Muscle relaxant may be viable treatment for Wolfram syndrome—rare form of diabetes

Muscle relaxant may be viable treatment for rare form of diabetes
As part of their study of treatment targets for Wolfram syndrome, Urano and his colleagues made induced pluripotent stem cells, like those seen on the left and right above, from the skin cells of patients with Wolfram syndrome. Credit: Washington University School of Medicine

A commonly prescribed muscle relaxant may be an effective treatment for a rare but devastating form of diabetes, researchers at Washington University School of Medicine in St. Louis report.

The drug, dantrolene, prevents the destruction of insulin-producing beta both in animal models of Wolfram syndrome and in cell models derived from patients who have the illness.

Results are published Nov. 24 in the Proceedings of the National Academy of Sciences (PNAS) Online Early Edition.

Patients with Wolfram syndrome typically develop type 1 diabetes as very young children and need insulin injections several times each day. The syndrome also causes hearing loss, vision problems and difficulty with balance.

The researchers found that elevated levels of an enzyme called calpain 2 were the main cause of death in brain cells and insulin-producing cells. Dantrolene blocks that enzyme and also prevents brain in animal and cell models of the disorder.

Because the drug is approved by the Food and Drug Administration (FDA), clinical trials in Wolfram patients could get underway relatively quickly, said senior investigator Fumihiko Urano, MD, PhD, the Samuel E. Schechter Professor of Medicine.

Credit: Washington University

"We'd like to test the drug first in adult patients with Wolfram syndrome, and if we get positive results, we could extend the trial to children," he said.

Dantrolene often is prescribed to people with cerebral palsy or multiple sclerosis to treat muscle spasticity. If effective in patients with Wolfram syndrome, dantrolene also may be a viable treatment for patients with more common forms of diabetes. Calpain 2, which is involved in calcium metabolism, is overactive in cell models of those more common forms of diabetes.

Wolfram syndrome affects one in 500,000 people worldwide, and many patients die by age 40.

Muscle relaxant may be viable treatment for rare form of diabetes
Studying animal models and cells taken from patients with Wolfram syndrome, first author Simin Lu, PhD (left), and principal investigator Fumihiko Urano, MD, PhD, led a team that found the FDA-approved muscle relaxant dantrolene may be an effective treatment for the rare but devastating form of diabetes. Credit: Robert Boston

Urano and his team of researchers also studied the effects of dantrolene on stem cells from Wolfram syndrome patients and their close relatives, such as parents or siblings. Unlike adult stem cells collected from cord blood or stem cells developed from embryos, the stem cells in these studies were grown from . The researchers treated the with growth factors so they would differentiate into specific cell types, such as neurons and insulin-producing cells.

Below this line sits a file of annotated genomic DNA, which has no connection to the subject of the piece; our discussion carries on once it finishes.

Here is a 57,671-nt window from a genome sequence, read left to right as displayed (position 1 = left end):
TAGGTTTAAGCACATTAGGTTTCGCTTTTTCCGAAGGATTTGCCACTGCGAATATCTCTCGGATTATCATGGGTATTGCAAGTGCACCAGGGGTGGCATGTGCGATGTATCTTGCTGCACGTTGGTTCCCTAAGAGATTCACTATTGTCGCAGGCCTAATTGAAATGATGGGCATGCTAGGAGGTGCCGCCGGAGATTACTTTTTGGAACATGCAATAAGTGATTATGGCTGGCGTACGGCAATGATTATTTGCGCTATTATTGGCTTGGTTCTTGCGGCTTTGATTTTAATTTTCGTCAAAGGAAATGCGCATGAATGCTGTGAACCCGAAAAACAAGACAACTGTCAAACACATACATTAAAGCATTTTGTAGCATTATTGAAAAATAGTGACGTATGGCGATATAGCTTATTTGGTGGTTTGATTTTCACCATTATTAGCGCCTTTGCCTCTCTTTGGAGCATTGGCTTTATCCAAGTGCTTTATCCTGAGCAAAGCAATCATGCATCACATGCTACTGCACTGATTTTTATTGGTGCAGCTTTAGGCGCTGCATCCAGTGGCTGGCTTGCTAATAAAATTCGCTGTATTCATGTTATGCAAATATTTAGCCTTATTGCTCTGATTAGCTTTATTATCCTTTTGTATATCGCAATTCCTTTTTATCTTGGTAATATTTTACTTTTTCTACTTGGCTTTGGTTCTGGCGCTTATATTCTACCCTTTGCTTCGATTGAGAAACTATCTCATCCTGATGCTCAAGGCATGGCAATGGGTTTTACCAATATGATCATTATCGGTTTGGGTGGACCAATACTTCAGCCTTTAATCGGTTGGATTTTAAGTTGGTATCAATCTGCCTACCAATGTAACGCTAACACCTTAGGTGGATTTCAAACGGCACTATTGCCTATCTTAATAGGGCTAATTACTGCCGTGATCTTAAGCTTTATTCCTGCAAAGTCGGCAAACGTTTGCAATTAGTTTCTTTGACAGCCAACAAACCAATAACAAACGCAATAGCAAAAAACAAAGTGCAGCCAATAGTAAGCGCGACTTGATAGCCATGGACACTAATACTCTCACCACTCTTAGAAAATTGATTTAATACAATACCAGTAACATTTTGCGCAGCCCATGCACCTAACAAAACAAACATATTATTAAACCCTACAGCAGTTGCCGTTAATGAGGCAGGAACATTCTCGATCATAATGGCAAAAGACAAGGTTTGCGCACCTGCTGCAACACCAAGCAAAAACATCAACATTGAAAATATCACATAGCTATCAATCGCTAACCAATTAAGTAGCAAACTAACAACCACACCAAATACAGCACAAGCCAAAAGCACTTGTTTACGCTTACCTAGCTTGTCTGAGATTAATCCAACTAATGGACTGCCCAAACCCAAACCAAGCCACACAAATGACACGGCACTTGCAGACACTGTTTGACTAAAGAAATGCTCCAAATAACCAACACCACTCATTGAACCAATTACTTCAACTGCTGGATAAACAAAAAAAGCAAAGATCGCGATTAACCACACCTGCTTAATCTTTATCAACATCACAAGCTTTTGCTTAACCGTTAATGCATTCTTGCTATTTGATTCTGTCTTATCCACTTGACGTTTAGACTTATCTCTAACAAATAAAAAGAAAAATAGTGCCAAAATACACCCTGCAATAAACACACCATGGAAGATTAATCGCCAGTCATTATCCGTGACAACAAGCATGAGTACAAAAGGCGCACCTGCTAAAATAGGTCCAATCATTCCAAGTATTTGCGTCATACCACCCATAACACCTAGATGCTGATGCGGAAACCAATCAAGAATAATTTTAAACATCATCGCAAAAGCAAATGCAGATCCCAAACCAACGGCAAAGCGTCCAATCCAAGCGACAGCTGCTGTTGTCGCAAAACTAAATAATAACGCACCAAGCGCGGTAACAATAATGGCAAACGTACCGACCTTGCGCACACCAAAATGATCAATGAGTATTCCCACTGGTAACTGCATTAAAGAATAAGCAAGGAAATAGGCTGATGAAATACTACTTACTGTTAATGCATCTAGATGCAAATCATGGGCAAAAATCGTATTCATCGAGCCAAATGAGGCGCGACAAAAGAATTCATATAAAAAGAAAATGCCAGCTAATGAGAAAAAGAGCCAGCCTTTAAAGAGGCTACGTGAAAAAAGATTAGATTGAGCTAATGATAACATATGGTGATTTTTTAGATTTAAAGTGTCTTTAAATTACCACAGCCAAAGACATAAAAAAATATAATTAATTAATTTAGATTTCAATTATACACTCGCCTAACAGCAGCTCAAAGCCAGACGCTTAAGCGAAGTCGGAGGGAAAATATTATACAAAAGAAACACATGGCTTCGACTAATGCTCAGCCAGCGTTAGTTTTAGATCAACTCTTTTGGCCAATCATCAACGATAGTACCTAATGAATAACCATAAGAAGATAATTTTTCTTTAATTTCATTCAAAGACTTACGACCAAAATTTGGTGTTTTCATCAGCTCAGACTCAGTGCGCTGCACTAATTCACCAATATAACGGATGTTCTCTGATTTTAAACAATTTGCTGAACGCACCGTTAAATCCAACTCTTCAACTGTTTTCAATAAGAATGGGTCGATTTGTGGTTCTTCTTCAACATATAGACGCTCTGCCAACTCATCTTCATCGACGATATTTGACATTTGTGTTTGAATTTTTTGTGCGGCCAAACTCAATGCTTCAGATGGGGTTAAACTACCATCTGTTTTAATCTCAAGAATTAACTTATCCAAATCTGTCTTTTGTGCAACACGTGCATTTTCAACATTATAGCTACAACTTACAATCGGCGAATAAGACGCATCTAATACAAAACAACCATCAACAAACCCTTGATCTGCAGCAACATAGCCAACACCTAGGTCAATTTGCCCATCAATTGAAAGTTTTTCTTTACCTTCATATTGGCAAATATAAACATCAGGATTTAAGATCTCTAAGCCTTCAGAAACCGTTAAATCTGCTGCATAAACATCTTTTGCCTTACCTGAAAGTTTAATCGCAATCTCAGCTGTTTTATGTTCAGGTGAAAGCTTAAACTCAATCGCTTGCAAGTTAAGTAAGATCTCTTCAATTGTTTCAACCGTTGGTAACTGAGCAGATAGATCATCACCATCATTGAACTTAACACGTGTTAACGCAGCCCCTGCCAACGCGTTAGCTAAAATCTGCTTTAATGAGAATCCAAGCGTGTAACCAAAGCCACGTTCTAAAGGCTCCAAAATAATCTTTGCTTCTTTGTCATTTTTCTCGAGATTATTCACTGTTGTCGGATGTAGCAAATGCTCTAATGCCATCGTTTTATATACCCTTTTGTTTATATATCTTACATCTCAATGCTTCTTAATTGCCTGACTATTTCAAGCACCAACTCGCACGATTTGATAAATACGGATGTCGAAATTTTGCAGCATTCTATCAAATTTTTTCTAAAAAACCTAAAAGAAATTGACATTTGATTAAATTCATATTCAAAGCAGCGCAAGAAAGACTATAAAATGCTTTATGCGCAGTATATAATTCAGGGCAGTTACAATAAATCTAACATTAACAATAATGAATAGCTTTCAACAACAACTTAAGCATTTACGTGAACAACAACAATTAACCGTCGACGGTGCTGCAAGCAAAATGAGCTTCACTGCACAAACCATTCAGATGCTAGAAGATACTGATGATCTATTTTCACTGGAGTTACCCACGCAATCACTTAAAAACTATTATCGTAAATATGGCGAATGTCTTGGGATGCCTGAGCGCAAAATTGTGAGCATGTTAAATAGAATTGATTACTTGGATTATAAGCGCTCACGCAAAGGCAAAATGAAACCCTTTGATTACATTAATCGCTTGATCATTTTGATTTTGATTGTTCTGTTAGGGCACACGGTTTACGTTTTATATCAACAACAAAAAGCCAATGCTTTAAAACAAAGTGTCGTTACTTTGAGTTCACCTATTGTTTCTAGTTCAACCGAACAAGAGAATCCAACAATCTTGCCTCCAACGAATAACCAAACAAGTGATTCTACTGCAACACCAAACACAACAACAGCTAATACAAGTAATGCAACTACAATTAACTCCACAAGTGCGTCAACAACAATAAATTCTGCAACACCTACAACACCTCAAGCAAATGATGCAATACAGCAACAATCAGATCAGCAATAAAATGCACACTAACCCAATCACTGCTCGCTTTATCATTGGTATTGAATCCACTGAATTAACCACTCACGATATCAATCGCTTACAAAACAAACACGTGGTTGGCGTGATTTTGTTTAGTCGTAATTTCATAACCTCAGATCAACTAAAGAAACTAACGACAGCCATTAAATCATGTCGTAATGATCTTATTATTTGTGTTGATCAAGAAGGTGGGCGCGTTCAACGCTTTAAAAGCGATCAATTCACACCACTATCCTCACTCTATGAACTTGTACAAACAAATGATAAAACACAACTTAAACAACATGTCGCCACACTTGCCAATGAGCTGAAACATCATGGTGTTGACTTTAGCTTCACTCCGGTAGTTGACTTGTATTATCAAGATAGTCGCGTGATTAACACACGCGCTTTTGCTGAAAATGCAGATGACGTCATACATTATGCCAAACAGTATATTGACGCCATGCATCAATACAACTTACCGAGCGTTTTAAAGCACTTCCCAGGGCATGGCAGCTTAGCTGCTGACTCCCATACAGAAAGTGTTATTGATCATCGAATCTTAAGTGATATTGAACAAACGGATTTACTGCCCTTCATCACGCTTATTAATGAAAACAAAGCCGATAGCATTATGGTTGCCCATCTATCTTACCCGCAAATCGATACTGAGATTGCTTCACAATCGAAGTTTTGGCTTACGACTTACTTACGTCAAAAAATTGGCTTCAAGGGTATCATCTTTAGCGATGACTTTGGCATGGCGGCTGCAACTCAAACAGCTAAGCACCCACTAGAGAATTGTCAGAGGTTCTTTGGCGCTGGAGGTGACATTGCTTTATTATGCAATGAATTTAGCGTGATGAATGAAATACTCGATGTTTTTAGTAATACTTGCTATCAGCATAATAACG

Cells that came from Wolfram patients produced high levels of calpain 2, which induced cell death. But when the researchers treated those cells with the drug, everything changed. Levels of the enzyme dropped, and the cells stopped dying.

"We also found that dantrolene was not toxic to cells grown from the skin samples donated by patients' relatives," Urano said. "The drug interfered with cell death in cells from Wolfram patients but did not harm cells that came from parents and siblings."

The researchers are hopeful that dantrolene also may be effective against type 1 and .

"Wolfram is the most difficult form of diabetes because these have problems with blood sugar and so many other challenges," Urano said. "Calpain 2 also plays a role in type 1 and type 2 diabetes. Currently, we are studying the drug in animal and cell models of those types of diabetes to see if it also keeps insulin-producing cells from dying."

Having found that it also can prevent the death of and of insulin-secreting beta cells in Wolfram syndrome, Urano next wants to look more closely at how the affects other tissues, including the eye. Those studies will begin soon.


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More information: A calcium-dependent protease as a potential therapeutic target for Wolfram syndrome, PNAS, www.pnas.org/cgi/doi/10.1073/pnas.1421055111
Citation: Muscle relaxant may be viable treatment for Wolfram syndrome—rare form of diabetes (2014, November 24) retrieved 22 September 2019 from https://medicalxpress.com/news/2014-11-muscle-viable-treatment-wolfram-syndromerare.html
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